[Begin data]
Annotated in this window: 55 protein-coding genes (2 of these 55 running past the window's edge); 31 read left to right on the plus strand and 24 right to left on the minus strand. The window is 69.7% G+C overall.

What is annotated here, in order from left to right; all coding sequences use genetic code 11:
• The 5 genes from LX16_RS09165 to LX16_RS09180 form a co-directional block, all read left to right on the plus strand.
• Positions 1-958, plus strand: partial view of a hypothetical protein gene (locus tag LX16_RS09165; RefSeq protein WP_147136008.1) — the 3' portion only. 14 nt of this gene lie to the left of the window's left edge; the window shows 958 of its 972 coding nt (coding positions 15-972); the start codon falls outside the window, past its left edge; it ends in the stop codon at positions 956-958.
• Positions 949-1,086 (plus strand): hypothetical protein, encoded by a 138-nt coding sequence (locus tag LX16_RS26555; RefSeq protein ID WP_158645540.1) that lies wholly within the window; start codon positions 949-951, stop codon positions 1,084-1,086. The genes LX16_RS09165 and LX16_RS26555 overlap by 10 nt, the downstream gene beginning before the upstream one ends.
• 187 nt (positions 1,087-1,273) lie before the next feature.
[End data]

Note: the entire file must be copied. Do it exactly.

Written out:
Annotated in this window: 55 protein-coding genes (2 of these 55 running past the window's edge); 31 read left to right on the plus strand and 24 right to left on the minus strand. The window is 69.7% G+C overall.

What is annotated here, in order from left to right; all coding sequences use genetic code 11:
• The 5 genes from LX16_RS09165 to LX16_RS09180 form a co-directional block, all read left to right on the plus strand.
• Positions 1-958, plus strand: partial view of a hypothetical protein gene (locus tag LX16_RS09165; RefSeq protein WP_147136008.1) — the 3' portion only. 14 nt of this gene lie to the left of the window's left edge; the window shows 958 of its 972 coding nt (coding positions 15-972); the start codon falls outside the window, past its left edge; it ends in the stop codon at positions 956-958.
• Positions 949-1,086 (plus strand): hypothetical protein, encoded by a 138-nt coding sequence (locus tag LX16_RS26555; RefSeq protein ID WP_158645540.1) that lies wholly within the window; start codon positions 949-951, stop codon positions 1,084-1,086. The genes LX16_RS09165 and LX16_RS26555 overlap by 10 nt, the downstream gene beginning before the upstream one ends.
• 187 nt (positions 1,087-1,273) lie before the next feature.